There wasn’t much about Apple’s newest iPhone release that was left to the imagination, such is the case with these events merely a confirmation of what’s been leaked around the web for weeks.
And sure enough – the larger screen size was perceived by many as the final admission that Apple had needed to catch up in that department, as well as an intention to encroach on the half of the high-end smartphone market controlled by the Android operating system.
After Apple declared earlier this week that it had sold 10 million iPhone 6s in the opening weekend, many analysts ratcheted up their expectations of how the new devices would perform.1
As Barrons.com noted, Goldman Sachs analyst Bill Shope wrote that the results were “even more impressive given [the] lack of initial China availability.” Shope said that he continued to believe the iPhone 6 refresh could drive a “powerful hardware refresh in Apple’s installed base and trigger accelerating new user growth.”
Shope also suggested that the 5 ½-inch screen on the iPhone 6 Plus could also counter slowing growth of the company’s iPad tablets. Overall, Shope said he expected iPhone sales (of all kinds) of 37.9 million units for the company’s September quarter.
His bullishness was hardly a lone voice in the wild. Brian Blair of Rosenblatt Securities said that the lack of supply actually understated the new device’s potential. Blair said 10 million units was a “strong number, but [we] don’t feel it paints a perfect picture of demand, given our recent view of production issues. In short, if Apple had made 15 million iPhone 6 units available in the opening weekend, we think they would have sold them all.”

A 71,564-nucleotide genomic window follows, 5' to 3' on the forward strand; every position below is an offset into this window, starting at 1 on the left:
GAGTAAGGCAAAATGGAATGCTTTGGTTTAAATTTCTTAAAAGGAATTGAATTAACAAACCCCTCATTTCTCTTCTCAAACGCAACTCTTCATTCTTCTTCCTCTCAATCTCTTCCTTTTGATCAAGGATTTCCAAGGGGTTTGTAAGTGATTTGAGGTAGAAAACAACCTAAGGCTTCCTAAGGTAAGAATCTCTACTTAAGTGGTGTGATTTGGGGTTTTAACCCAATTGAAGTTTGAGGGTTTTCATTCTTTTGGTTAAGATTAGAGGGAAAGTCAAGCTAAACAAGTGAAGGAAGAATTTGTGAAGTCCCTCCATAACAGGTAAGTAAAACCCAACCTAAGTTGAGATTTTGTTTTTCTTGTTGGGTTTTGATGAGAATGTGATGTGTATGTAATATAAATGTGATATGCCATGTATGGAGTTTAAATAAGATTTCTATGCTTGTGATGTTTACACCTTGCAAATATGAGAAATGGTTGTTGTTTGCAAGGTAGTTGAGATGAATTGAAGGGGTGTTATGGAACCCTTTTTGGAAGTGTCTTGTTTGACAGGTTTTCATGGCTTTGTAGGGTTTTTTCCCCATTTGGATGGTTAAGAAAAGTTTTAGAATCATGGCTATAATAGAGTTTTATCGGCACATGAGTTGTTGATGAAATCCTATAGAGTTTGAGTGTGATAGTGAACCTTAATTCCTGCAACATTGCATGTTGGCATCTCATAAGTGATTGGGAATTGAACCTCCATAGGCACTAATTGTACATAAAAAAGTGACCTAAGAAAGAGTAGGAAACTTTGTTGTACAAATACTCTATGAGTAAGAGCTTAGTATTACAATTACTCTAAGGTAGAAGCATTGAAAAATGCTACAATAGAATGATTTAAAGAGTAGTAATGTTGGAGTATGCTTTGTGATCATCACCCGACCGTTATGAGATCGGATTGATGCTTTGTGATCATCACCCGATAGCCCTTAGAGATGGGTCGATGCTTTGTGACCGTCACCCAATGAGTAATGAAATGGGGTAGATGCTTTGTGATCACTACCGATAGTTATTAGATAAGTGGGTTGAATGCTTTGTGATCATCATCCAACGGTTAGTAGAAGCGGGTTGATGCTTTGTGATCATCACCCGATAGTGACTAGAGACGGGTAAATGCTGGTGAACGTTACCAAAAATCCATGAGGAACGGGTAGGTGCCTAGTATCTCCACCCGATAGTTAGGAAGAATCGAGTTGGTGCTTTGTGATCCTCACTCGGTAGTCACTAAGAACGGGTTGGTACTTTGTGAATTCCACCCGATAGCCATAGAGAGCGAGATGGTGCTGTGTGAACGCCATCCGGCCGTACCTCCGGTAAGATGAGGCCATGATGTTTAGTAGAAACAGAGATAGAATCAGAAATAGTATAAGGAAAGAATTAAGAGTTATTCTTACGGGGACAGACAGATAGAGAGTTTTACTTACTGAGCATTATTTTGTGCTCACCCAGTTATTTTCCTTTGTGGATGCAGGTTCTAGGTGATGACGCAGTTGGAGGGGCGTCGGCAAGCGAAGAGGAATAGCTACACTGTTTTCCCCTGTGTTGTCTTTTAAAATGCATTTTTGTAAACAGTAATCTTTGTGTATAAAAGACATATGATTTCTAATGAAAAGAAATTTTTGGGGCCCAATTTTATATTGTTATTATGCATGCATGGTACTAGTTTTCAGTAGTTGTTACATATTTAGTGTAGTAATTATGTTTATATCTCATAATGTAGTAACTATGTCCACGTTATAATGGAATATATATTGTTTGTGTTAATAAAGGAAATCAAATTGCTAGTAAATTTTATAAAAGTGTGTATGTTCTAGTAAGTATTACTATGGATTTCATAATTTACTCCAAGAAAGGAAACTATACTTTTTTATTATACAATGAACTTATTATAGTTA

Further, Blair anticipates that Apple will move 70 million iPhones during the December quarter, ahead of current Street estimates.
The anticipation of Apple’s announcement had already been a boon for the company’s shares, as well as those of other companies tied to the mobile internet space. Apple’s stock has risen more than 12% in the past three months.
In addition, the Mobile Internet Tsunami motif, where Apple shares have an 18% weighting, have risen 6.2% in the past three months. The S&P 500 is up 1.35% in that time frame.
Over a one-year period, the motif has gained 22.9%; the S&P 500 has risen 17.17%.
Of course, a cautionary note for investors is how much of the increased demand for a new iPhone will ultimately hurt companies more closely tied to the Android platform. Much of the analyst consensus varied from “some” to “a lot.”
Rosenblatt’s Brian Blair wrote that he expected Apple’s larger-screen phones to take “meaningful” share from Android over the next year.
“With the larger screen and numerous new iOS 8 features, Apple has removed many of the key differentiating factors that attracted consumers to Android devices,” Rosenblatt wrote.
On the other hand, it seems doubtful that the Android contingent will appease Apple’s plans – and that could ultimately be good news for mobile internet companies and their shareholders.
1Tiernan Ray, “Apple: Street Cheers ‘Impressive’ iPhone 6 Sales, Production Boost May Last into March,” barrons.com, Sept. 23, 2014.